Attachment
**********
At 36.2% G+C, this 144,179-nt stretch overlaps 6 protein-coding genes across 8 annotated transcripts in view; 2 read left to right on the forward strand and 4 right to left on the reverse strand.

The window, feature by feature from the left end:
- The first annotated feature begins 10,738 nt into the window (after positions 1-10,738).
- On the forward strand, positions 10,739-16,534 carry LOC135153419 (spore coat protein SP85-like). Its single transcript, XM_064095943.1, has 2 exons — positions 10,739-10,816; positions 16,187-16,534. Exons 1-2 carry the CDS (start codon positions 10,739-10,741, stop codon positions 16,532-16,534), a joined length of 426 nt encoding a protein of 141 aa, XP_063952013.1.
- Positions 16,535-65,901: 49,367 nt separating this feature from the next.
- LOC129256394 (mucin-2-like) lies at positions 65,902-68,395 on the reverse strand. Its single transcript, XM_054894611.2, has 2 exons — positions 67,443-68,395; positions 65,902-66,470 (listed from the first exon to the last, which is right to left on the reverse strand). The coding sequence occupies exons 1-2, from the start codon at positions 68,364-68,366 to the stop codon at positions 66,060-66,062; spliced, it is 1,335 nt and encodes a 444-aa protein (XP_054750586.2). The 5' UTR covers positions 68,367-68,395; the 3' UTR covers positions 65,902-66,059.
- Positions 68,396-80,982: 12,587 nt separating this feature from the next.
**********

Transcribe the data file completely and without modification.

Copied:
At 36.2% G+C, this 144,179-nt stretch overlaps 6 protein-coding genes across 8 annotated transcripts in view; 2 read left to right on the forward strand and 4 right to left on the reverse strand.

The window, feature by feature from the left end:
- The first annotated feature begins 10,738 nt into the window (after positions 1-10,738).
- On the forward strand, positions 10,739-16,534 carry LOC135153419 (spore coat protein SP85-like). Its single transcript, XM_064095943.1, has 2 exons — positions 10,739-10,816; positions 16,187-16,534. Exons 1-2 carry the CDS (start codon positions 10,739-10,741, stop codon positions 16,532-16,534), a joined length of 426 nt encoding a protein of 141 aa, XP_063952013.1.
- Positions 16,535-65,901: 49,367 nt separating this feature from the next.
- LOC129256394 (mucin-2-like) lies at positions 65,902-68,395 on the reverse strand. Its single transcript, XM_054894611.2, has 2 exons — positions 67,443-68,395; positions 65,902-66,470 (listed from the first exon to the last, which is right to left on the reverse strand). The coding sequence occupies exons 1-2, from the start codon at positions 68,364-68,366 to the stop codon at positions 66,060-66,062; spliced, it is 1,335 nt and encodes a 444-aa protein (XP_054750586.2). The 5' UTR covers positions 68,367-68,395; the 3' UTR covers positions 65,902-66,059.
- Positions 68,396-80,982: 12,587 nt separating this feature from the next.